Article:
Sunday, September 9, 2012

Retro Review: The Black Owl

Joe Simon & Jack Kirby produced stories of "The Black Owl" character for Prize Comics. These three stories are collected in the hardcover "Simon and Kirby Superheroes," released in 2010, which reprints all of the pair's work for non-Marvel and non-DC publishers. This is the first in a series of reviews of stories from this fascinating volume.

Although not created by them, these issues show glimpses of what the collaboration would eventually produce. A non-powered character, Black Owl is the altar ego of society millionaire Doug Danville, and swashbuckling adventurer with a passion for righting wrongs. Since he was an existing character before Simon & Kirby got their hands on him, there is no origin story given, nor is their an explanation of how the dark-haired Danville becomes the blonde-haired Black Owl. The lack of black in his costume struck me as odd, as well, considering the character's name.

Their stories ran in Prize Comics #7, #8, and #9. In issue #7 (December 1940), Danville's private detective girlfriend Terry Dane takes a job at the castle of an eccentric millionaire who requires his guests to wear period clothing. This quirk allows Kirby to present us a range of interesting visuals, as does the medieval setting. Danville crashes the party, and then convinces Dane to allow him to accompany her. But the mysterious villain The Whistler also shows up, and he wants the millionaire's prize possession, the actual Arthurian sword Excalibur. A dynamic fight scene ends the action, but the final caption ("Is the Whistler really dead?" leads us the next issue.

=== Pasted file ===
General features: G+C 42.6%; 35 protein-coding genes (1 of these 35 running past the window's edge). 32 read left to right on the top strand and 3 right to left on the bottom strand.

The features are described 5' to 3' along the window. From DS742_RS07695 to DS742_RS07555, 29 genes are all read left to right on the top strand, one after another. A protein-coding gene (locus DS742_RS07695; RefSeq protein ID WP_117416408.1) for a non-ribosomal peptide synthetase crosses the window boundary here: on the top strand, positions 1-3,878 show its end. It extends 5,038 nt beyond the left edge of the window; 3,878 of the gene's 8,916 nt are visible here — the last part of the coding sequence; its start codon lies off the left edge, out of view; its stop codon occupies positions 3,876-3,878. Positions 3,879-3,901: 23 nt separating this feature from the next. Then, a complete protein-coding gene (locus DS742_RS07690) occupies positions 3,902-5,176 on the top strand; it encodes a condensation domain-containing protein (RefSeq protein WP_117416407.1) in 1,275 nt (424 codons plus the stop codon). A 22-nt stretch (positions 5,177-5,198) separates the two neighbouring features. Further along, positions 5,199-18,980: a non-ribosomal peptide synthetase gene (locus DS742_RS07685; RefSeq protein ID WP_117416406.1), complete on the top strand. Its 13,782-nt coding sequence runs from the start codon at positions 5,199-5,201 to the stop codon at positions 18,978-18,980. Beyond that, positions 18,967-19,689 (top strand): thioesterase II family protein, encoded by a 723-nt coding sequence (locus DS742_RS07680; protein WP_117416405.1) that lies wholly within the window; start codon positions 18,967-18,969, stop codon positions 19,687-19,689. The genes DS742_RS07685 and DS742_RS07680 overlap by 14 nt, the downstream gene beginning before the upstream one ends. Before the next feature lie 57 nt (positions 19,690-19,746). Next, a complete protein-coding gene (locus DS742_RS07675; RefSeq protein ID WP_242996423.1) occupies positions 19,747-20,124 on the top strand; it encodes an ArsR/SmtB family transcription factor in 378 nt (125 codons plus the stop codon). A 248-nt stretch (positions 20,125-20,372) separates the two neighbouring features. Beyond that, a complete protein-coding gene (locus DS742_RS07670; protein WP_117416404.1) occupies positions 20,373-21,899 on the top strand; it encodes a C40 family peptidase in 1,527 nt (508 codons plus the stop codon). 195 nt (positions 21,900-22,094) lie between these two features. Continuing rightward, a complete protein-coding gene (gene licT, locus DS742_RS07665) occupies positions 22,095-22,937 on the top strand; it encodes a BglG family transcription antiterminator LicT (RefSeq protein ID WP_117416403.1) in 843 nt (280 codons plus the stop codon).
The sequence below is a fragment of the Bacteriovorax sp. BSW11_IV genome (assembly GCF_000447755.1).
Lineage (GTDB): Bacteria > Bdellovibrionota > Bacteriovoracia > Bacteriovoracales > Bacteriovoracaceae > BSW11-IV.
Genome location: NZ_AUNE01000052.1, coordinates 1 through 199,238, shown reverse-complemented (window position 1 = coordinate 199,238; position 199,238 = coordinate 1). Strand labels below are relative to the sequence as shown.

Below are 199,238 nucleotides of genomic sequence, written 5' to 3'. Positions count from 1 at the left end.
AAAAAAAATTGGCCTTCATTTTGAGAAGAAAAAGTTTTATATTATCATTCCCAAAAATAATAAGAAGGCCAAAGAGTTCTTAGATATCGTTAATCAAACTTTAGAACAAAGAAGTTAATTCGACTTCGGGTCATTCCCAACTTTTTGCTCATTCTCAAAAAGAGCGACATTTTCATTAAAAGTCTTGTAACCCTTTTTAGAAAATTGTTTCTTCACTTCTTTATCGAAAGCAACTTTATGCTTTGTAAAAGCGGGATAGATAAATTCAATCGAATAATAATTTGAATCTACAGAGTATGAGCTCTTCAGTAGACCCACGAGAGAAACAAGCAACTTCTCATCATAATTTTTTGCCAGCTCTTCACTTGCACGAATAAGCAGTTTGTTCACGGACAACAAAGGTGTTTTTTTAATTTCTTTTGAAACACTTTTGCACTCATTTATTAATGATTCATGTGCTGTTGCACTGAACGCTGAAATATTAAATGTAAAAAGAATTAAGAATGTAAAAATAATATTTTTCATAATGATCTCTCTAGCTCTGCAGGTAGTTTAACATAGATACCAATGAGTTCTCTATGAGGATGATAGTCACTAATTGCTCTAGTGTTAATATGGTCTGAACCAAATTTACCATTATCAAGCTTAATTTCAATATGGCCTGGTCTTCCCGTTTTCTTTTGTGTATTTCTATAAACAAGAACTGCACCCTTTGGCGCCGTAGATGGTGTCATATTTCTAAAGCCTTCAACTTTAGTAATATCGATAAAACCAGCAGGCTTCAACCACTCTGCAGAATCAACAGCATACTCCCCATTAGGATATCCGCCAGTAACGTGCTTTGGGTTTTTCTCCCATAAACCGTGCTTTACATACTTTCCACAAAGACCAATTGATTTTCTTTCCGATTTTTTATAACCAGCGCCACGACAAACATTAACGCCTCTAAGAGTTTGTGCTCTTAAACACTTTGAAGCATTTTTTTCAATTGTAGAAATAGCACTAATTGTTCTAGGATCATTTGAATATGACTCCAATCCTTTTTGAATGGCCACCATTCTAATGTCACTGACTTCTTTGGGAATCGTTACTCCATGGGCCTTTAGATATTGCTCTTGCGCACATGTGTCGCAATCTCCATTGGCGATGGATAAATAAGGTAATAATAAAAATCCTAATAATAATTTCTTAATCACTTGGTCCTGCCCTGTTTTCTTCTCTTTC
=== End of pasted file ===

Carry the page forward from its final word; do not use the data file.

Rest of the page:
Issue #8 (January 1941) answers the question -- no, the Whistler is not really dead. This time, Danville, Dane, and the whistling villain all show up on a ship. In a humorous scene, Dane sees through Danville's attempt to disguise himself as a sailor. This high-seas adventure is definitely a sequel to the prior story, and in a very dramatic few panels, the Whistler sinks beneath the seas gripping Excalibur.

Issue #9 finds our hero facing down criminal mastermind Madame Mystery. The plot in this one is a bit flimsy -- the confrontation comes as a result of a unscrupulous newspaper editor planting a fake story. But the action is top-notch, and the dialog between Danville and Dane is crisp.

These stories are not ground-breaking, but they are entertaining. Simon and Kirby were working on the first Captain America stories at the same time, so I can excuse them for producing merely average stories for the Black Owl. Fun stories for sure, but nothing like what they would produce in later years.

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